• T. Schmidt — 4:16 AM on January 25, 2009

    I’m not surprised that whenever someone shows how to use the adjustmet panel in a video or demonstration, they do it very slowly and probably have never been fast in Ps before. Such as “the Photoshop Guys” who aim at newcomers with their whole show and with their books.
    It can not be denyed that the Adjustment Panel goes into LightRoom’s direction of always having all unneeded options visible, for those who don’t know where to find them.
    I have not seen a single demonstration of the Adjustment Panel (in a tutirial video, or an adobe demo) working faster than the old dialogs.
    The worst thing is that Adobe hasn’t learned anything from their CS3 mistakes, where half finished features (“work in progress”) are presented as a replacement, not an option. I really hoped this times they’d get it right and only offer instead of shoving it down our throats. Even Deke commented “now you have it all in one panel…sigh… make of that what you want”, knowing damn well it only slows one down.
    The fact that the old dialogs are still available with annoying work arounds proofs that it’s easy for Adobe to fix this with a small update. Wonder what has to happen to make them do it.

  • Dave Stewart — 3:14 AM on February 17, 2009

    Any chance of including “tear-off” menus like Maya does?
    [Illustrator supports something similar for tools, but there are no plans to standardize on such a thing across Adobe apps. As an alternative, check out Configurator. It’s a bit more complex, but it’s far more powerful/flexible than simply leveraging an existing menu. –J.]
    This adds a little icon to each menu group that allows you to permanently float any menu or submenu, so for example you could float the View > Snap To menu group so that all you need to do in future is tear off the panel then use the it as a set of buttons. Saves going through the entire menus each time, or remembering hot keys.
    Thanks for listening.
    Dave

  • Cris DeRaud — 12:29 PM on February 17, 2009

    The straighten tool is hidden under filter>distort>lens correction and then tucked away in the upper left corner as an nondescript icon.
    Sure would be nice to have that tool brought forward to the main toolbar like you have in Elements.
    I know there are many straightening work-arounds but I consider it to be a basic and common function.

  • Ben Richardson — 8:05 PM on February 28, 2009

    “The fact that the old dialogs are still available with annoying work arounds proofs that it’s easy for Adobe to fix this with a small update.”
    This is the most salient point in this whole mess. Since a cottage industry has sprung up to create scripts/configurator-whatsits/actions to give professionals back the modal dialogs (in a variety of clunky ways), wouldn’t it just be more satisfying for you to make it a proper preference in a point update?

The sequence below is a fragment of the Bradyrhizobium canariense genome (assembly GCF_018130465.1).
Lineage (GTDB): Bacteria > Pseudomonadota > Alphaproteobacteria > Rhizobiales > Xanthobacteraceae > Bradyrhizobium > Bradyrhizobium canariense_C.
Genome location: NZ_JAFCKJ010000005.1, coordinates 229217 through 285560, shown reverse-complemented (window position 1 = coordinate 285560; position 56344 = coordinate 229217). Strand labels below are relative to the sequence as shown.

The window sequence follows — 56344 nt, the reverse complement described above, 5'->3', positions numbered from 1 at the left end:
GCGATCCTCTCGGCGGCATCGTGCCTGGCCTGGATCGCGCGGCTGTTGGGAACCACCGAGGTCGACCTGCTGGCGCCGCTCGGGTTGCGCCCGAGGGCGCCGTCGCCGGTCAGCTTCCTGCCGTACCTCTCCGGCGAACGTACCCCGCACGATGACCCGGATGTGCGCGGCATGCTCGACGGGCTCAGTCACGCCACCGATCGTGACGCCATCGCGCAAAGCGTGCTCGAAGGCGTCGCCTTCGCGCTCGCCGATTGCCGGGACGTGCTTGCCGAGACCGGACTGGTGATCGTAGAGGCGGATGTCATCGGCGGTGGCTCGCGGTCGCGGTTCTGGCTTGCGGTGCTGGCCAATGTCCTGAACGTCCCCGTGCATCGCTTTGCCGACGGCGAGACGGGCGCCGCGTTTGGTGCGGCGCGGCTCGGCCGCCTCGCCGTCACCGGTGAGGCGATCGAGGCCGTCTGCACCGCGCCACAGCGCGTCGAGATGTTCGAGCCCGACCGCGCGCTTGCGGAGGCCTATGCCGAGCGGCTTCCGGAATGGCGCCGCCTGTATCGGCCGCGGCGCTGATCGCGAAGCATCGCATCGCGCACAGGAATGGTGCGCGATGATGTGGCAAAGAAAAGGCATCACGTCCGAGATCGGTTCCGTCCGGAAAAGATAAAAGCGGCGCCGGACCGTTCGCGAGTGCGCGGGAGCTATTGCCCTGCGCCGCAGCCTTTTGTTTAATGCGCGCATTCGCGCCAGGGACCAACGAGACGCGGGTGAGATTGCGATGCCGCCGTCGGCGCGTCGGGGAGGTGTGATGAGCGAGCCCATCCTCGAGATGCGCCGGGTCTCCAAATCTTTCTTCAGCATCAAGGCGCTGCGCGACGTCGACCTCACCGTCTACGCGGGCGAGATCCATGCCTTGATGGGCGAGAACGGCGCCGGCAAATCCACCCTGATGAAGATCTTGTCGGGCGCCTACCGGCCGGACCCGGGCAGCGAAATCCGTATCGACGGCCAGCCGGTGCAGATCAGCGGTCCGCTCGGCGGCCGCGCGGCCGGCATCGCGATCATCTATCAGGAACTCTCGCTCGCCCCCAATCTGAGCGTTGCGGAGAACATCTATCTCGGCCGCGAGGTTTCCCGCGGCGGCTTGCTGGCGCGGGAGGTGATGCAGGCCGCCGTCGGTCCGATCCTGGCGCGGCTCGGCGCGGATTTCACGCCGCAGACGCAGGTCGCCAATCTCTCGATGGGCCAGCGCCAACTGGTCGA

[No. We need to make the panel work right for you. (There’s a bigger picture at work here that I need to make time to explain in more detail.) See my replies to your other comments. –J.]
    John, a direct question (or a few): Is it easy? Could it be done? Would it upset anyone (leave it off by default, the newbies will never know)?
    [Long ago in this job, I found that it’s generally much better to give engineers problems & to then ask them for solutions, rather than to specify solutions & ask them to execute on them. That’s not to say that specific ideas are unwelcome, but it’s much more valuable to hear a statement of the problem(s). –J.]

  • dale — 4:31 PM on October 08, 2009

    Wow that’s annoying considering I saved my workspace before I temporarily switched to “basic”
    Switching back to my saved workspace and still having neutered menus. Makes no sense.

  • bccmee — 5:51 PM on November 07, 2009

    Thank you for explaining how to simply get my full menus for Adobe Photoshop CS4!

  • bhaskarsj — 4:56 AM on December 29, 2009

    Hello
    Iam using ps cs4 extended and iam using both regular version and portable, when Iuse it for the first time it shows 3d menu in the menu bar and later when I open PS THE 3D MENU IS MISSING CAN YOU HELP ME TO SORT OUT THIS, Itired reinstalling again it happens the same plz email me the procedure

  • dfresh — 12:21 PM on January 07, 2010

    Hello
    I have the same problem. only I have never seen the 3D menu, and I am running CS4 extended. THE 3D MENU IS MISSING CAN YOU HELP ME TO SORT this out. plz email me the procedure.
    Thanks so much for your help, I am losing my mind on this.

  • Zeinab Hussien — 9:32 AM on February 28, 2010

    Hello
    Iam using ps cs4 extended and iam using both regular version and portable, when Iuse it for the first time it shows 3d menu in the menu bar and later when I open PS THE 3D MENU IS MISSING CAN YOU HELP ME TO SORT OUT THIS, Itired reinstalling again it happens the same plz email me the procedure

  • brian — 10:31 AM on May 20, 2010

    Hello
    Iam using ps cs4 extended and iam using both regular version and portable, when Iuse it for the first time it shows 3d menu in the menu bar and later when I open PS THE 3D MENU IS MISSING CAN YOU HELP ME TO SORT OUT THIS, Itired reinstalling again it happens the same plz email me the procedure

  • Jaysurf — 7:58 AM on October 25, 2011

    Thank you!

  • Katie — 1:10 PM on May 11, 2012

    I thought it had something to do with the screen height on my laptop. So annoying. Thanks for the easy fix.

  • Dailyparadise — 10:18 PM on July 15, 2012

    This issue annoys me for quite a while, thanks for telling me how to fix it!